and Orwell and, as I write this, a post headed ‘What if an evil corporation knew all about you’ (not to mention an announcement
of a psychology in the pub session!). I suggest that some of the ways he talks about psychology are overtly political and ethical.

‘Most undergraduates start psychology wanting to either understand themselves or understand other people. At its best this can lead to the idea that psychologists help other people and themselves, at its worst that they fix people. Of course I still have some of these desires to help, but I see psychology as helping us to understand what it means to live. Study of mind and brain are linked to our physical experience in the world and our culture. We tend to be taught quite a narrow version of psychology and it can be a struggle to remember that big picture.’

This seems to link in with what I’ve read about Tom’s 2010
e-book The Narrative Escape. ‘The narrative of the world is pretty compelling and it’s easy to let it carry you along. I’m as prone to that as anyone. So I’m fascinated by people who resist it and step outside it into their own story.’ In another interview Tom has nominated Peter Tatchell as an example of someone who does this. ‘The world is a painful place and if you are politically or ethically motivated then right action requires a right understanding of the world.’ I suggest that sounds almost Buddhist. ‘Well, perhaps that’s because I’ve been reading some Buddhist writings. The topic of narratives might seem a long way from traditional psychology but, at base, it’s not. It’s addressing philosophy of mind – how far are our decisions instinctual, how far deliberate? How does our brain work? Decision making is a core research interest of mine. But you can’t just leave these concerns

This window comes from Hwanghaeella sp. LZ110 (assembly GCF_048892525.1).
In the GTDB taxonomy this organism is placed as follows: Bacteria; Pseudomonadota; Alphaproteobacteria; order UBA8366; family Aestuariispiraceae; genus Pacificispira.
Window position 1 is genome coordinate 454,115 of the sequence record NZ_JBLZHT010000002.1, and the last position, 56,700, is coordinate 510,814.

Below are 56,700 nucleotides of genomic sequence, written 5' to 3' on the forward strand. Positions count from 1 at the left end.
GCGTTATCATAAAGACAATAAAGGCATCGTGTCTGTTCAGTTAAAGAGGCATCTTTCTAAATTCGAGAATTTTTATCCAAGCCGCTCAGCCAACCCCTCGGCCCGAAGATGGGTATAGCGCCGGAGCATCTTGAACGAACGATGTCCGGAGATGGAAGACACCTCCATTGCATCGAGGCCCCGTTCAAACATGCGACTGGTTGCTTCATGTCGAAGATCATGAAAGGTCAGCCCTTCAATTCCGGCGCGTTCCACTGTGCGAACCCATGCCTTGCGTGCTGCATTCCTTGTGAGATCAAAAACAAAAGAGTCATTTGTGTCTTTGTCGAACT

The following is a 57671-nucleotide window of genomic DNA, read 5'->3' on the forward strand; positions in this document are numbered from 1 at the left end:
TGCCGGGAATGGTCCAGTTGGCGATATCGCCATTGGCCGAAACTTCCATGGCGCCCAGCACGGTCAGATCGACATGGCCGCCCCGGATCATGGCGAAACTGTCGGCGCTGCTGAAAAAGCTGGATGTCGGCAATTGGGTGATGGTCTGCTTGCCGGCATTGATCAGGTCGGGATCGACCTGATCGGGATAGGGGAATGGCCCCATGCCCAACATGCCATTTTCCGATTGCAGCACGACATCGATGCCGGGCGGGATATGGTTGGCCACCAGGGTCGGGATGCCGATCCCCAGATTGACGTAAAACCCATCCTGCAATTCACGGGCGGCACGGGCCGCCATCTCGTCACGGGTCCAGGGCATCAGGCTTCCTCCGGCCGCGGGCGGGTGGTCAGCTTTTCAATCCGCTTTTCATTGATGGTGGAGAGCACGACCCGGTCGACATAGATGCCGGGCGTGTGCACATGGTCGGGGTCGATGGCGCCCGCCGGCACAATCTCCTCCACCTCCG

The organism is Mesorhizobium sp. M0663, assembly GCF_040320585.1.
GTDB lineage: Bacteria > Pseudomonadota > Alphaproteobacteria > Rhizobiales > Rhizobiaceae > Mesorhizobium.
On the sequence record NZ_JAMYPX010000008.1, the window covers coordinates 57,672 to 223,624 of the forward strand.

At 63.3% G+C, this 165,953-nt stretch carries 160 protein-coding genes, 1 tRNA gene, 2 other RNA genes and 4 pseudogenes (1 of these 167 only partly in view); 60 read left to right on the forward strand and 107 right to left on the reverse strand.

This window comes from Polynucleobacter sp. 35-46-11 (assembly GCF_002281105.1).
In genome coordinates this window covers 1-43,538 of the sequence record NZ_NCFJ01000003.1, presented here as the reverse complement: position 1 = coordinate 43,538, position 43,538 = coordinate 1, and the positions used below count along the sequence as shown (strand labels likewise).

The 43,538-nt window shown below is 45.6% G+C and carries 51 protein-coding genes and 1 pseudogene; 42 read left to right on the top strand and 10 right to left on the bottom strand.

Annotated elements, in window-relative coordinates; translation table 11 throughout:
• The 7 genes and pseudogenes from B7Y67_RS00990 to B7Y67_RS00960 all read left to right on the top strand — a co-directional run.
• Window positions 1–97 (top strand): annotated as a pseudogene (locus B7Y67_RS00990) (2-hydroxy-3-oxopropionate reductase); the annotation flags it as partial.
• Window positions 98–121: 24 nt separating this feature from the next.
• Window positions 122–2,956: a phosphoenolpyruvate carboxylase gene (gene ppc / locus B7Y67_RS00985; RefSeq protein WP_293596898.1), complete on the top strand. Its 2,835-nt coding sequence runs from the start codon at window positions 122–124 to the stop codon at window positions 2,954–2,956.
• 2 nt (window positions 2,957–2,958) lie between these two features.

in the lab nor can you just apply them ad hoc because they’re “science”. Science is a modern idol. We practise savantism,
making celebrities of people because they know something technical. There’s an important domain of life which is not amenable to technical explanation. If I had to express a hope for psychology in the future it would be that it re-established itself as a human science. Psychology has spent years trying to be physics without any great success.’

‘Science is inherently open access
After his PhD, Tom had no plans to return to university. ‘I wanted to write. I moved to London in 2003, worked on a magazine and got involved in blogging about psychology and science, something that wasn’t very common at that time. I got reacquainted with an old school friend, Matt Webb, who one day made a joke about cortex hacking. Basically you can’t improve a product, an object or a system without understanding how it works.’ I suggested, showing my age, that in my youth everyone knew you could make vinyl record players sound better by taping a halfpenny on the playing arm. ‘Exactly. You improved it but you had to understand something about how a vinyl disc and its needle works to make that improvement. So why not do the same with the brain? Matt and I both got excited by this and sent a proposal to publishers. I think Matt's original plan was that I’d write the book, but we ended up writing Mind Hacks together. It helps people test neuroscience theories on their own brains.’